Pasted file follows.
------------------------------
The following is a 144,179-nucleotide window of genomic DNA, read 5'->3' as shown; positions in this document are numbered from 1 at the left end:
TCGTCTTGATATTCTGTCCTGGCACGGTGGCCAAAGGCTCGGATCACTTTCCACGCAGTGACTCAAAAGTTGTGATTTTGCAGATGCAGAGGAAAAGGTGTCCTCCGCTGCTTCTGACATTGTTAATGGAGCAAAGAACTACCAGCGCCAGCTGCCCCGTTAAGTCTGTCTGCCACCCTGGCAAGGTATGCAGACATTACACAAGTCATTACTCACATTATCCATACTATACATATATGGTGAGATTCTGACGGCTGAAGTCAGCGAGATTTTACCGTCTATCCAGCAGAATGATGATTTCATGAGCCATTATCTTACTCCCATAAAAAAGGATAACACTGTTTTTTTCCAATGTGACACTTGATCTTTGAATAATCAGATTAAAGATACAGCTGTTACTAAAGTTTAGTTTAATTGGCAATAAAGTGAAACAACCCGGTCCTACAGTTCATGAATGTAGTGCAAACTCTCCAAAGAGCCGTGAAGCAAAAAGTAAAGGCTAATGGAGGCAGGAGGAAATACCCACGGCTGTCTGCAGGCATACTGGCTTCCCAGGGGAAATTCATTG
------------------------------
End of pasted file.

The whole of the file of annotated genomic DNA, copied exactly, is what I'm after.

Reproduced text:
The following is a 144,179-nucleotide window of genomic DNA, read 5'->3' as shown; positions in this document are numbered from 1 at the left end:
TCGTCTTGATATTCTGTCCTGGCACGGTGGCCAAAGGCTCGGATCACTTTCCACGCAGTGACTCAAAAGTTGTGATTTTGCAGATGCAGAGGAAAAGGTGTCCTCCGCTGCTTCTGACATTGTTAATGGAGCAAAGAACTACCAGCGCCAGCTGCCCCGTTAAGTCTGTCTGCCACCCTGGCAAGGTATGCAGACATTACACAAGTCATTACTCACATTATCCATACTATACATATATGGTGAGATTCTGACGGCTGAAGTCAGCGAGATTTTACCGTCTATCCAGCAGAATGATGATTTCATGAGCCATTATCTTACTCCCATAAAAAAGGATAACACTGTTTTTTTCCAATGTGACACTTGATCTTTGAATAATCAGATTAAAGATACAGCTGTTACTAAAGTTTAGTTTAATTGGCAATAAAGTGAAACAACCCGGTCCTACAGTTCATGAATGTAGTGCAAACTCTCCAAAGAGCCGTGAAGCAAAAAGTAAAGGCTAATGGAGGCAGGAGGAAATACCCACGGCTGTCTGCAGGCATACTGGCTTCCCAGGGGAAATTCATTG